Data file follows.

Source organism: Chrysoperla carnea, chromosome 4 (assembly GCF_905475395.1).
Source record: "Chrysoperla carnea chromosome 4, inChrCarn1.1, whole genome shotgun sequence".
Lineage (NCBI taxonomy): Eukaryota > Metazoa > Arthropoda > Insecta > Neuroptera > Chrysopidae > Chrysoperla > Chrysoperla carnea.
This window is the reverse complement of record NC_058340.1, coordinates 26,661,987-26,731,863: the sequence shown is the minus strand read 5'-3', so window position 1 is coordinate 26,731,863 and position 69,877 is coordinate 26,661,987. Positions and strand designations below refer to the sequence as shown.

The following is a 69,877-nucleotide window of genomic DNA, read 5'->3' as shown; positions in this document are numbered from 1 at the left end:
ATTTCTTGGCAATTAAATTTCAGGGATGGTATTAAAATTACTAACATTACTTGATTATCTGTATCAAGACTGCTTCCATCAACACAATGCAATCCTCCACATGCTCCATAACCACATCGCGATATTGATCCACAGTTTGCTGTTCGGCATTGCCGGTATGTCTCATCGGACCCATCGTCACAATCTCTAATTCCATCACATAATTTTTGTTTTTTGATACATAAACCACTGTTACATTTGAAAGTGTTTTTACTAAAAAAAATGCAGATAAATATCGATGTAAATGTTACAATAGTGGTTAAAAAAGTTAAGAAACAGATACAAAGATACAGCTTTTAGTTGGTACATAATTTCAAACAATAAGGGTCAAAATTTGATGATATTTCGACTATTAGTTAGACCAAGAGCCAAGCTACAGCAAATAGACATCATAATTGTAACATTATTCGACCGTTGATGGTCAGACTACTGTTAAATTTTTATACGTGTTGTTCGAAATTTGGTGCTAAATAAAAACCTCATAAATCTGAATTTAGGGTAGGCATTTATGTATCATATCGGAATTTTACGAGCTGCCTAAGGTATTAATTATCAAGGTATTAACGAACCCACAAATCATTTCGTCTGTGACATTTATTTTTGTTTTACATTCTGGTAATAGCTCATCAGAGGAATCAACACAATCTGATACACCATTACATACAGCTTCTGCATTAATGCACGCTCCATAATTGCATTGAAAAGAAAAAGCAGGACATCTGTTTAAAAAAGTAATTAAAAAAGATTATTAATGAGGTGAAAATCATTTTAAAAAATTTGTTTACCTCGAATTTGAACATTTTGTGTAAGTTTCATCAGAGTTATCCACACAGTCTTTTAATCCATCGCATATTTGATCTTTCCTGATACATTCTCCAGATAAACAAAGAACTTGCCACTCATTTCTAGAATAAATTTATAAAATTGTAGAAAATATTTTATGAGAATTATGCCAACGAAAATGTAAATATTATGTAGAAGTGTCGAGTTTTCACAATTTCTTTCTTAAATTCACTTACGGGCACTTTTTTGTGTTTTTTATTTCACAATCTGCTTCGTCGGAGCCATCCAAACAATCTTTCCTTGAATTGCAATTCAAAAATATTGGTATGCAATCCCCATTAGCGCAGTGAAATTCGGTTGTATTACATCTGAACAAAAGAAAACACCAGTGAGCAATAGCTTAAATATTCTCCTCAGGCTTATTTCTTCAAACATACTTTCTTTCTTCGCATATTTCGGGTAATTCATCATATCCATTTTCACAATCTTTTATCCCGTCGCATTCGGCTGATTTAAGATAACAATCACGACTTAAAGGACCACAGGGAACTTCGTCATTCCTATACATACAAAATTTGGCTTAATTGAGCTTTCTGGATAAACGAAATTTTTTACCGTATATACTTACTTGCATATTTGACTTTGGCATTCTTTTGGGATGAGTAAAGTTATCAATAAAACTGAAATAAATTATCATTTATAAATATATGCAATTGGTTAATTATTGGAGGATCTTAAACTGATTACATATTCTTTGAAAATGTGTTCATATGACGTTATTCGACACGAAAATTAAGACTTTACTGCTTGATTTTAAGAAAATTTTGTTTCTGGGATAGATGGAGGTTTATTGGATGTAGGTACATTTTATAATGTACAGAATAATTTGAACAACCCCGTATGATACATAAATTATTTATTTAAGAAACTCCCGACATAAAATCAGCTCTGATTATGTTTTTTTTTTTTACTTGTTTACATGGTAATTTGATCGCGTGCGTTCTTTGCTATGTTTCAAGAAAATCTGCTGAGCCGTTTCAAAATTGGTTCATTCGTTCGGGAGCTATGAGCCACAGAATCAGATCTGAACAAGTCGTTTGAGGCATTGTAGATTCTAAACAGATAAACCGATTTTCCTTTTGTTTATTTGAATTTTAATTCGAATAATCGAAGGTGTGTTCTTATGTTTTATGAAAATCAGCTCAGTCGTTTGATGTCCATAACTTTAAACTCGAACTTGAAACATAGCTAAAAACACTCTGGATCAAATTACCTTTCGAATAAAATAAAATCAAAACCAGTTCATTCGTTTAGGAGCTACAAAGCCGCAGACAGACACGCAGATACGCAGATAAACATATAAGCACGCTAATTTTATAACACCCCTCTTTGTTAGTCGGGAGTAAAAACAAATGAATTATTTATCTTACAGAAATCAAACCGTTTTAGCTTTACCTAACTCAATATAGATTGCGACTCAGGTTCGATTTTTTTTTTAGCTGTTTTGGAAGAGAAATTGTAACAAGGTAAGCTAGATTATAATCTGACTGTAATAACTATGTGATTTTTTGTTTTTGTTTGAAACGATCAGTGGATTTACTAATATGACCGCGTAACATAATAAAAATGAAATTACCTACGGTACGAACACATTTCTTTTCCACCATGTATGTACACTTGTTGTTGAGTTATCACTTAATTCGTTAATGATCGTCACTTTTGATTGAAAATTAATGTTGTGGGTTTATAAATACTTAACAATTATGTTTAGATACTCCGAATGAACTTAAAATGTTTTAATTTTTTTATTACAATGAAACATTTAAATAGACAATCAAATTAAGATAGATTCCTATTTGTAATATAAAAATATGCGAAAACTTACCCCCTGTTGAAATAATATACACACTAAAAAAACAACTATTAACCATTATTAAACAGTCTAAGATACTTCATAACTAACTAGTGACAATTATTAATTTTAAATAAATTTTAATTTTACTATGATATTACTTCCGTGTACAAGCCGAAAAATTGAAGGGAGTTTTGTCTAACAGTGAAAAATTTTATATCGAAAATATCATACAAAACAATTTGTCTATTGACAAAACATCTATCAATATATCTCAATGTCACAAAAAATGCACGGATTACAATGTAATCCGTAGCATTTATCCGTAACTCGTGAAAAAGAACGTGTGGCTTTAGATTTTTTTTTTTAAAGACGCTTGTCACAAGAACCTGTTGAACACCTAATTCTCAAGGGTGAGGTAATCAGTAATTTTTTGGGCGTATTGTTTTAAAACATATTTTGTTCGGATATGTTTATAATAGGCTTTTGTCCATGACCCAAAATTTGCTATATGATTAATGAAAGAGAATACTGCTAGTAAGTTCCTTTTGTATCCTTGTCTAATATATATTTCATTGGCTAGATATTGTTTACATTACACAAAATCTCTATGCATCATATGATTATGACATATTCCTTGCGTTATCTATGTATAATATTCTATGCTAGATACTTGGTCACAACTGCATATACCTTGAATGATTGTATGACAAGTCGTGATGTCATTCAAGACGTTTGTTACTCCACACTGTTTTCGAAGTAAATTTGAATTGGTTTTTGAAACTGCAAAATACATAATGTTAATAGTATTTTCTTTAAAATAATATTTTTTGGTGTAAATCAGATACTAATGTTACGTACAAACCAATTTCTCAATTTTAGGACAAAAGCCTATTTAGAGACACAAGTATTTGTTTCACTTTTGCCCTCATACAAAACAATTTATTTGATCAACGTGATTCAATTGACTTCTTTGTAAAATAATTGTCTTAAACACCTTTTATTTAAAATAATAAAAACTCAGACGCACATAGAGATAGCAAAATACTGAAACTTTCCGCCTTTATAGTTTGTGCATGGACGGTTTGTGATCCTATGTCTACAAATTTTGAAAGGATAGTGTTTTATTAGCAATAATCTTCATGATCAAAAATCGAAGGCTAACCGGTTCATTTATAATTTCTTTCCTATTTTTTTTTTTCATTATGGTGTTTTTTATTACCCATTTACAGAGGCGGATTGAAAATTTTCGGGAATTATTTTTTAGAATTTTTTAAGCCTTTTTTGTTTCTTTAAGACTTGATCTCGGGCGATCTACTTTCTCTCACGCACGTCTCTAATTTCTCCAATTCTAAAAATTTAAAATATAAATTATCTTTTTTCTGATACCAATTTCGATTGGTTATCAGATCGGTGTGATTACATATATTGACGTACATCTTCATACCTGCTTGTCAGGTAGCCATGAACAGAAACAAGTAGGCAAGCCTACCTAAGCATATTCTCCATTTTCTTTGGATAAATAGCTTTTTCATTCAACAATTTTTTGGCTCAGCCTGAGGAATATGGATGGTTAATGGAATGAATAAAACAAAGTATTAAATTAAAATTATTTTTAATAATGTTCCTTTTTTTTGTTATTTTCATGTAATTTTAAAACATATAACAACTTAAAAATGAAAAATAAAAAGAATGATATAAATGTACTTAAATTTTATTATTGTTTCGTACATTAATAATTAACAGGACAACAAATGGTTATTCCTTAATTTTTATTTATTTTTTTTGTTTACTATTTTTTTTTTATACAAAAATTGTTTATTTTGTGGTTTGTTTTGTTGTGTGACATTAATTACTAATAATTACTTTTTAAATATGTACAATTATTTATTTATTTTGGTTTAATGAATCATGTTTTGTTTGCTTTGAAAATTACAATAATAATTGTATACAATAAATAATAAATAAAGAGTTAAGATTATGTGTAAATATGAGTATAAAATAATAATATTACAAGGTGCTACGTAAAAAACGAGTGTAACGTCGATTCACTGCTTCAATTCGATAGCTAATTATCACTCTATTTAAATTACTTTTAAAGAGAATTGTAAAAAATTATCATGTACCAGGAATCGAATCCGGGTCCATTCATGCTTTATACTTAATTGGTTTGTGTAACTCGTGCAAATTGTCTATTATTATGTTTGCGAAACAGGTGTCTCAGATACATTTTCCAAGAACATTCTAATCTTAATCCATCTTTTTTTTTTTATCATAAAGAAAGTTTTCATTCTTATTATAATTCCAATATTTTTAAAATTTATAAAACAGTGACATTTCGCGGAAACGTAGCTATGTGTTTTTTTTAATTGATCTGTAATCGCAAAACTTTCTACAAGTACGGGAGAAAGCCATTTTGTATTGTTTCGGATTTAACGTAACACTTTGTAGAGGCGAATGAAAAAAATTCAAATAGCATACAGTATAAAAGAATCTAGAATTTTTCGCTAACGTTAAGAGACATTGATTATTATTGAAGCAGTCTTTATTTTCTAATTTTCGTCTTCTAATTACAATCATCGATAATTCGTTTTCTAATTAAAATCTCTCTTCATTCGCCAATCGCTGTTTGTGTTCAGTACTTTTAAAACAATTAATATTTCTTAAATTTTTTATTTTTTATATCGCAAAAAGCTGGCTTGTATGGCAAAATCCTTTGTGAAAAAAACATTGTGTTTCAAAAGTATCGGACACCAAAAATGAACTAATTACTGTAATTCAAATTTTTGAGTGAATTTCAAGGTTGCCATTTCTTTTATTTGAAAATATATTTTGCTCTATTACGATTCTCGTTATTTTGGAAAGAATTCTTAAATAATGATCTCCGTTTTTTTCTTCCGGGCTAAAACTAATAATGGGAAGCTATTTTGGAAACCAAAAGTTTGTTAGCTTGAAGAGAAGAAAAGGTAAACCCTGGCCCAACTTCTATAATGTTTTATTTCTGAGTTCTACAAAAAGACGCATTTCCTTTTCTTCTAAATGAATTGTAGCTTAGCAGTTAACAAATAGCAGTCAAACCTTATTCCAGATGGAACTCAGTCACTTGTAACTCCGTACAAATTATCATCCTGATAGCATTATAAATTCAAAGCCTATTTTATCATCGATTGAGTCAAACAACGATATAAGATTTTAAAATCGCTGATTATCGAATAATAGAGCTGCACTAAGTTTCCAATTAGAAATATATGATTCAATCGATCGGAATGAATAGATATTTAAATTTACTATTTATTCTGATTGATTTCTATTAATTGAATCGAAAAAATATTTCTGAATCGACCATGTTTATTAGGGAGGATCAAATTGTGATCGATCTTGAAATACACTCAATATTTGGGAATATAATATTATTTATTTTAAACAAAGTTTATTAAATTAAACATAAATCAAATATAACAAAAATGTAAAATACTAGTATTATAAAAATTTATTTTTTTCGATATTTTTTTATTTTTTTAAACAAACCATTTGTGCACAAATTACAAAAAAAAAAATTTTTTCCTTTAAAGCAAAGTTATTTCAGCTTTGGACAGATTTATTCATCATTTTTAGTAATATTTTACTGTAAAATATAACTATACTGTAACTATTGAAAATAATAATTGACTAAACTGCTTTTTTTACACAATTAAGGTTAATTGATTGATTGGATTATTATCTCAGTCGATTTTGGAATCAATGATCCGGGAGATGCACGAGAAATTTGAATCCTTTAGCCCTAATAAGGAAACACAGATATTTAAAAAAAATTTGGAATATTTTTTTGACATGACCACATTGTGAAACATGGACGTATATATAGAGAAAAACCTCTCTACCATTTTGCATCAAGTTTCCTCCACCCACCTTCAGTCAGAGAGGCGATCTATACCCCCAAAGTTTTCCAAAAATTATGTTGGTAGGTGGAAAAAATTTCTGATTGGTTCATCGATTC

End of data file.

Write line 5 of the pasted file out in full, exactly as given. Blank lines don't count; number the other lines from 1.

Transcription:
The following is a 69,877-nucleotide window of genomic DNA, read 5'->3' as shown; positions in this document are numbered from 1 at the left end: